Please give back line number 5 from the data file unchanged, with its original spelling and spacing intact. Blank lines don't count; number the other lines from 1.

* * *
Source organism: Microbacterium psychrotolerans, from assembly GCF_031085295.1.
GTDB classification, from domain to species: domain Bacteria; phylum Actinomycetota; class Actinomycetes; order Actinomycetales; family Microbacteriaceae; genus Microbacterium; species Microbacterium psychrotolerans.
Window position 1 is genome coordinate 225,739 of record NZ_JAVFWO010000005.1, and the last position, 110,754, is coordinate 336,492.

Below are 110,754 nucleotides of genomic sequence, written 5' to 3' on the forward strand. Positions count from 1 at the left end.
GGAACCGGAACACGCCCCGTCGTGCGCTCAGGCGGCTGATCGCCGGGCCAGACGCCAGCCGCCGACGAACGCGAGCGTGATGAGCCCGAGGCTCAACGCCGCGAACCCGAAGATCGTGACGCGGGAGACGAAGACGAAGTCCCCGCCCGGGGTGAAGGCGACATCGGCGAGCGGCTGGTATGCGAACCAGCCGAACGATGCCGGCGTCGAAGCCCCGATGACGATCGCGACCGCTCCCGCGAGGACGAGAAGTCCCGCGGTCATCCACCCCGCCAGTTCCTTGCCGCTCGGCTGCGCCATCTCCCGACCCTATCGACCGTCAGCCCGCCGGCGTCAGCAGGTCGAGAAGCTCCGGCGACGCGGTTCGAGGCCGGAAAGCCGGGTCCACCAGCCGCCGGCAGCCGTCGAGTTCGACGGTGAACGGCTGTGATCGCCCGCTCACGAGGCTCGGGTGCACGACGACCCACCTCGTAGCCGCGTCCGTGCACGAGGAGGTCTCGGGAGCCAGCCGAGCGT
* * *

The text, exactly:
GGAACCGGAACACGCCCCGTCGTGCGCTCAGGCGGCTGATCGCCGGGCCAGACGCCAGCCGCCGACGAACGCGAGCGTGATGAGCCCGAGGCTCAACGCCGCGAACCCGAAGATCGTGACGCGGGAGACGAAGACGAAGTCCCCGCCCGGGGTGAAGGCGACATCGGCGAGCGGCTGGTATGCGAACCAGCCGAACGATGCCGGCGTCGAAGCCCCGATGACGATCGCGACCGCTCCCGCGAGGACGAGAAGTCCCGCGGTCATCCACCCCGCCAGTTCCTTGCCGCTCGGCTGCGCCATCTCCCGACCCTATCGACCGTCAGCCCGCCGGCGTCAGCAGGTCGAGAAGCTCCGGCGACGCGGTTCGAGGCCGGAAAGCCGGGTCCACCAGCCGCCGGCAGCCGTCGAGTTCGACGGTGAACGGCTGTGATCGCCCGCTCACGAGGCTCGGGTGCACGACGACCCACCTCGTAGCCGCGTCCGTGCACGAGGAGGTCTCGGGAGCCAGCCGAGCGT